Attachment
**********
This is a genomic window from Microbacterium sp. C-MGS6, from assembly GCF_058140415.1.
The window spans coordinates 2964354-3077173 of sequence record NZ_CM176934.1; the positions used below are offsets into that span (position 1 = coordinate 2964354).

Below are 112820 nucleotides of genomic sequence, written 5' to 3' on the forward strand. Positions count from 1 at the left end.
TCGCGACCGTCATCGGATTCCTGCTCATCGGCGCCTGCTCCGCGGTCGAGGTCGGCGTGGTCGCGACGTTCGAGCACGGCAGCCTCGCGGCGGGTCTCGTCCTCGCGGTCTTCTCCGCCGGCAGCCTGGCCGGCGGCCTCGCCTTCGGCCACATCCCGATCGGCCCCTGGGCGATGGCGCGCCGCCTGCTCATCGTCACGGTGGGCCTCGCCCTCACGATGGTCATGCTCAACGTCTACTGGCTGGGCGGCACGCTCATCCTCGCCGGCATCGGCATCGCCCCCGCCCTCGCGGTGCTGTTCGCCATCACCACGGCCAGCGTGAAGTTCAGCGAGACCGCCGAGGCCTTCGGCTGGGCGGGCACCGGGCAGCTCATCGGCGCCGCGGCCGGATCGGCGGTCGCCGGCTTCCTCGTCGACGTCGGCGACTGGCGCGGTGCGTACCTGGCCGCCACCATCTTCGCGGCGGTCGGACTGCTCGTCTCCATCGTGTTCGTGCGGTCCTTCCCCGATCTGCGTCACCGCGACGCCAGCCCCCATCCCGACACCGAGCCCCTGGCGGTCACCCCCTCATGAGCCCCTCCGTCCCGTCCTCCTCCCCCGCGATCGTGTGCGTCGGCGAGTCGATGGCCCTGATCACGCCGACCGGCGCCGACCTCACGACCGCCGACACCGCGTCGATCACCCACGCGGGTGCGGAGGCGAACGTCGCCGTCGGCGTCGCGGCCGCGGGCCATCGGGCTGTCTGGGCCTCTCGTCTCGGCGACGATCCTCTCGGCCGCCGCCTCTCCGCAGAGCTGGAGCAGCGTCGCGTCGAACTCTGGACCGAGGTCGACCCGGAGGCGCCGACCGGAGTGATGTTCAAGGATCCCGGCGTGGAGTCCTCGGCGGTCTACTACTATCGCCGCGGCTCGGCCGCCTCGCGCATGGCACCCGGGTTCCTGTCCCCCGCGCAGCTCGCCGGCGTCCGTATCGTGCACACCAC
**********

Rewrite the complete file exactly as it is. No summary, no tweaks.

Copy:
This is a genomic window from Microbacterium sp. C-MGS6, from assembly GCF_058140415.1.
The window spans coordinates 2964354-3077173 of sequence record NZ_CM176934.1; the positions used below are offsets into that span (position 1 = coordinate 2964354).

Below are 112820 nucleotides of genomic sequence, written 5' to 3' on the forward strand. Positions count from 1 at the left end.
TCGCGACCGTCATCGGATTCCTGCTCATCGGCGCCTGCTCCGCGGTCGAGGTCGGCGTGGTCGCGACGTTCGAGCACGGCAGCCTCGCGGCGGGTCTCGTCCTCGCGGTCTTCTCCGCCGGCAGCCTGGCCGGCGGCCTCGCCTTCGGCCACATCCCGATCGGCCCCTGGGCGATGGCGCGCCGCCTGCTCATCGTCACGGTGGGCCTCGCCCTCACGATGGTCATGCTCAACGTCTACTGGCTGGGCGGCACGCTCATCCTCGCCGGCATCGGCATCGCCCCCGCCCTCGCGGTGCTGTTCGCCATCACCACGGCCAGCGTGAAGTTCAGCGAGACCGCCGAGGCCTTCGGCTGGGCGGGCACCGGGCAGCTCATCGGCGCCGCGGCCGGATCGGCGGTCGCCGGCTTCCTCGTCGACGTCGGCGACTGGCGCGGTGCGTACCTGGCCGCCACCATCTTCGCGGCGGTCGGACTGCTCGTCTCCATCGTGTTCGTGCGGTCCTTCCCCGATCTGCGTCACCGCGACGCCAGCCCCCATCCCGACACCGAGCCCCTGGCGGTCACCCCCTCATGAGCCCCTCCGTCCCGTCCTCCTCCCCCGCGATCGTGTGCGTCGGCGAGTCGATGGCCCTGATCACGCCGACCGGCGCCGACCTCACGACCGCCGACACCGCGTCGATCACCCACGCGGGTGCGGAGGCGAACGTCGCCGTCGGCGTCGCGGCCGCGGGCCATCGGGCTGTCTGGGCCTCTCGTCTCGGCGACGATCCTCTCGGCCGCCGCCTCTCCGCAGAGCTGGAGCAGCGTCGCGTCGAACTCTGGACCGAGGTCGACCCGGAGGCGCCGACCGGAGTGATGTTCAAGGATCCCGGCGTGGAGTCCTCGGCGGTCTACTACTATCGCCGCGGCTCGGCCGCCTCGCGCATGGCACCCGGGTTCCTGTCCCCCGCGCAGCTCGCCGGCGTCCGTATCGTGCACACCAC